Ever wish you could consult with someone wise who would give you good advice about how to manage your relationships and your career? A guru who could tell you the secret of how to be happier? Well, you can. That guru is you.
Whatever problem you're grappling with, whatever advice you need, you are the person best qualified to understand and talk through your problems. The challenge is finding that objectivity and wisdom in yourself, particularly when you're facing frustration, struggling with a quandary, or coping with failure or loss.
It's not always easy, but turning into your own guru is the most important gift that you can give yourself. Here's how to get started:
1. Know that you are no less wise than anyone else.
Believe it, because it's the truth. In the brilliant and hilarious documentary Kumar, Vikram Gandhi, a New Jersey native of Indian descent, creates a fake identity for himself as a wise guru recently arrived from India.
As Kumar, Gandhi's most heartfelt teaching is that we all have our own gurus within us and don't need to listen to anyone else in order to receive wisdom. It's a teaching meant to prepare his disciples for the day when they will learn his true identity, but it is also inspired by real research. For a different film project, Gandhi interviewed many well-known gurus and soon came to the conclusion that they were not necessarily any wiser than anyone else.
Believe in yourself, in your own ability to provide wise counsel and to access a deeper, more insightful place. And then you will.
2. Think of yourself as someone else.
Whatever advice you need, pretend someone else is asking you for that advice. Then imagine the advice you would give this fictitious person. Research suggests that this simple mental trick will lead you toward better, wiser answers to your most pressing dilemmas. It should let you view your problem with more common sense than you can when you're stuck in your own point of view.
Many answers to our questions become clear when we look at them this way, if only because it's easier to see what the right move is--leave that bad relationship, quit that boring job, stop spending so much time at the office--when the subject is someone else and not ourselves. So give yourself the same advice you'd give someone else. You'll be way ahead of the game if you can follow it.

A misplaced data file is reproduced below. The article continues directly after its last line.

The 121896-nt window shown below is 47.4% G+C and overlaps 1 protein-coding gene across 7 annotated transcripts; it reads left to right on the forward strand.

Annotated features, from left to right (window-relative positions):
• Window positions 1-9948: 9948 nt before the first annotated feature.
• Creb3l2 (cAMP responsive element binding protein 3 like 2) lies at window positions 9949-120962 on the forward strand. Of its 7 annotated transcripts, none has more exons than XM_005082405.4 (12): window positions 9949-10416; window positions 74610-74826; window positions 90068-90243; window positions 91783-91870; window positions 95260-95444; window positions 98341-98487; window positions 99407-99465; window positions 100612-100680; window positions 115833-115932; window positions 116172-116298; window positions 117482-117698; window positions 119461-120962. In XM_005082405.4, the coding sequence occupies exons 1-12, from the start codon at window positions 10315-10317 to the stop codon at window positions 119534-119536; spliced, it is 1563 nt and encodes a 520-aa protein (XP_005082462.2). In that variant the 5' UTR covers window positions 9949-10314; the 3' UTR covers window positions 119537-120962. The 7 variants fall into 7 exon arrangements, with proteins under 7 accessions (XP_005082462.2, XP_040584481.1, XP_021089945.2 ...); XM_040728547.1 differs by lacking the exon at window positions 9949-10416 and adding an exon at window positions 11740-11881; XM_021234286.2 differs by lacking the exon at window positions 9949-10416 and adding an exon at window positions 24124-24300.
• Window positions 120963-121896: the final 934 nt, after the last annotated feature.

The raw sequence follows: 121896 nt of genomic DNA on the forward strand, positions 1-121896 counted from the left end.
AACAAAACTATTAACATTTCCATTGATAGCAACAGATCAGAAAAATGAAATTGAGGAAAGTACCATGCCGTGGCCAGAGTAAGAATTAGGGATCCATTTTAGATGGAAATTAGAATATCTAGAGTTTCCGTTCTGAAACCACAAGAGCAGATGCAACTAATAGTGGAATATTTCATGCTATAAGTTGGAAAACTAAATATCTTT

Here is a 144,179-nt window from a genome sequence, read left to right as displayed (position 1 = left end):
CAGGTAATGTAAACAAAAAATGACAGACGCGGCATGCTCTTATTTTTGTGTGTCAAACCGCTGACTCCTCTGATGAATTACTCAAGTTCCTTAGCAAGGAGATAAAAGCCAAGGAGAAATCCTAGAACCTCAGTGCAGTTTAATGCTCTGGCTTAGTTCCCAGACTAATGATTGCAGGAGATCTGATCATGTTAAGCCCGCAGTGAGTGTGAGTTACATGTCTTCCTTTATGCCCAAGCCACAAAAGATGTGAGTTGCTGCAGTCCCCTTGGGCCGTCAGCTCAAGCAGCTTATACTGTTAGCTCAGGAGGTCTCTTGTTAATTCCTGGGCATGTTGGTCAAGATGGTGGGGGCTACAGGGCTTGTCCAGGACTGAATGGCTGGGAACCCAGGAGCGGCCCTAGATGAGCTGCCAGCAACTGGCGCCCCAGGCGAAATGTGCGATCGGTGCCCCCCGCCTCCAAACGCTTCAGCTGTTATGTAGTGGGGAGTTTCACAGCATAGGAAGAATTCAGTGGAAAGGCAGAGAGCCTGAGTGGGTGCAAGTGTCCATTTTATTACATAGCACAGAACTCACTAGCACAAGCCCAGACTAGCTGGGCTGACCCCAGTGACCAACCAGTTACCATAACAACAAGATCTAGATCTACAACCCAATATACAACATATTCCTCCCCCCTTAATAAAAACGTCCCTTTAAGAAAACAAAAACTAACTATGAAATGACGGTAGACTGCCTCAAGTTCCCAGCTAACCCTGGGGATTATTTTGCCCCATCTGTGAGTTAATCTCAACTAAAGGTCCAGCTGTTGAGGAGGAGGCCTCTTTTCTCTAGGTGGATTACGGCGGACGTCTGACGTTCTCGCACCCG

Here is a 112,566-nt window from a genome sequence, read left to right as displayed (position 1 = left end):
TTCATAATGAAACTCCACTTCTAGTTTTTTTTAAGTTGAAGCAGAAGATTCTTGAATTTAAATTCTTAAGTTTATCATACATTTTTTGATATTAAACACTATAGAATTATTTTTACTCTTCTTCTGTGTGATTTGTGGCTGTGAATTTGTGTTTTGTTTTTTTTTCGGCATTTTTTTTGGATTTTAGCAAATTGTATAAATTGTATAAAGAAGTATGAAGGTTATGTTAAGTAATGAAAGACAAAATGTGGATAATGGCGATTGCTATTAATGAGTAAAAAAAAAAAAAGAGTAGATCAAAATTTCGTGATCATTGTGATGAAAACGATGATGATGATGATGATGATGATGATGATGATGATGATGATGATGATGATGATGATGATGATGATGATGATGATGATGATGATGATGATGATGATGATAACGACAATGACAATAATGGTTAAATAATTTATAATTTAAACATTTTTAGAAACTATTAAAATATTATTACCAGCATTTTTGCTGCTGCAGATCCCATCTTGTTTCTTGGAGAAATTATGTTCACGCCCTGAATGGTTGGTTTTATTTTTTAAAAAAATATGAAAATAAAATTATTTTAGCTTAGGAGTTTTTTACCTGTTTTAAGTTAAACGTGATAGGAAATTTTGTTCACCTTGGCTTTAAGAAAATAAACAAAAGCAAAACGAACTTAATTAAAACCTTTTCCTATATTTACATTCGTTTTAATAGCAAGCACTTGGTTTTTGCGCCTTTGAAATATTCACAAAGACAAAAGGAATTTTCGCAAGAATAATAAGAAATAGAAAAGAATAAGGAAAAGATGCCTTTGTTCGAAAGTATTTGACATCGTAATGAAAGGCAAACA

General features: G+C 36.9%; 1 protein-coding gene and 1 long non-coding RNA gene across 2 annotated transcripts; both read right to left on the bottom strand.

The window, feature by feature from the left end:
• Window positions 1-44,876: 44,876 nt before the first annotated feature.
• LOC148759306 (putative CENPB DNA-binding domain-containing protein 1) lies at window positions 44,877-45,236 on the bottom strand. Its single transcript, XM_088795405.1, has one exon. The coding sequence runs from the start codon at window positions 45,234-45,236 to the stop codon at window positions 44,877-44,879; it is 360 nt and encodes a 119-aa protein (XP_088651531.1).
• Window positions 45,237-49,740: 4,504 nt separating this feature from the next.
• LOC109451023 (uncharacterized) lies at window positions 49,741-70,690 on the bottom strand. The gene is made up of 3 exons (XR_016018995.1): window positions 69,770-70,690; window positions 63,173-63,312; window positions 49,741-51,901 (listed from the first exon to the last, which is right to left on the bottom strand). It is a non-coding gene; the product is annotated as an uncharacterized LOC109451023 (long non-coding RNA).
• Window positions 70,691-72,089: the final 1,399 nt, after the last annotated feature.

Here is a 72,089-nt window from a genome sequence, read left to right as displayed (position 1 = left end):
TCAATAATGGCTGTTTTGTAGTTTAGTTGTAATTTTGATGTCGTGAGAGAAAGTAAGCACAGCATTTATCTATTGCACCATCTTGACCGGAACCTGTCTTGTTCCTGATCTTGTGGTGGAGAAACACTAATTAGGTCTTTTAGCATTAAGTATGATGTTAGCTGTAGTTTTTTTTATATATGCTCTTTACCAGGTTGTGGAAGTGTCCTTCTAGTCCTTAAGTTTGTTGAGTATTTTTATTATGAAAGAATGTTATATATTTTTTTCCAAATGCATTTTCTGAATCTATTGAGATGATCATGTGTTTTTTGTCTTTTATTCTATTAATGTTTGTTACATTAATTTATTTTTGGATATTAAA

3. Think back to a wiser time.
We all have times when we're emotionally stronger. Often, these times come when we've made our way through a crisis, or taken some time away from our daily lives to go on vacation or retreat. For years, an annual visit to relatives in a distant city gave me a chance to reflect on how my life had evolved since the previous year's visit.
Whatever those moments were when you got a chance to put your life in perspective, try to plug in to the person you were then. It can be tough to do in the middle of a crisis. But if you can do it, you'll make better, calmer decisions. Here's more on why it's important to take vacations--and how to get the most benefit from them.
4. Write yourself a letter.
There are many ways to do this, all of which are right. What should go in the letter? Anything you want--your hopes and fears, questions, answers or both. Try not to scold yourself for what you think you've done wrong--you'll be better off making a list of all the things you've done right. Better still if you can also include all the things you're grateful for.
You can put a stamp on it if you like, and put it in the mail. Then you'll have the pleasure of reading it when it arrives. Or you can do what I and a lot of people do and sit down with a journal and write out your thoughts, questions, and see what comes up for you.
I can't count how many times I've worked out the solution to a life of business problem simply by writing down the problem, and my feelings about it, in my journal. It seems to activate the problem-solving part of my brain.
5. Consult your dreams.
Speaking of engaging the different parts of your brain, one fantastic way to do that is by using your dreams as a guide. Ask yourself one question as you're falling asleep--for best results ask the same question for at least a week--and make note of the dreams that come up in response. You'll want to keep a paper and pencil or voice recorder by your bed so you can record the details of whatever dreams you have while they're fresh in your mind. Here's a more detailed look at how to use dreams as a problem-solving tool.
6. Make time for uninterrupted thought.
This may be the single most important tool for activating your inner wisdom. If you're rushing from one task to another all day, and watching the news, reading, or posting to social networks every minute that you're free, you'll miss the chance to reach your own creativity and wisdom.
That's a shame. So make some time for what seems like idle thought. Meditate, go for a walk, bike, swim, lie on a beach, or otherwise find at least a few times a week when your mind is free to wander its own paths. Let it lead you where it wants to go. Your brain will benefit. And you may be surprised at how quickly your own inner guru emerges.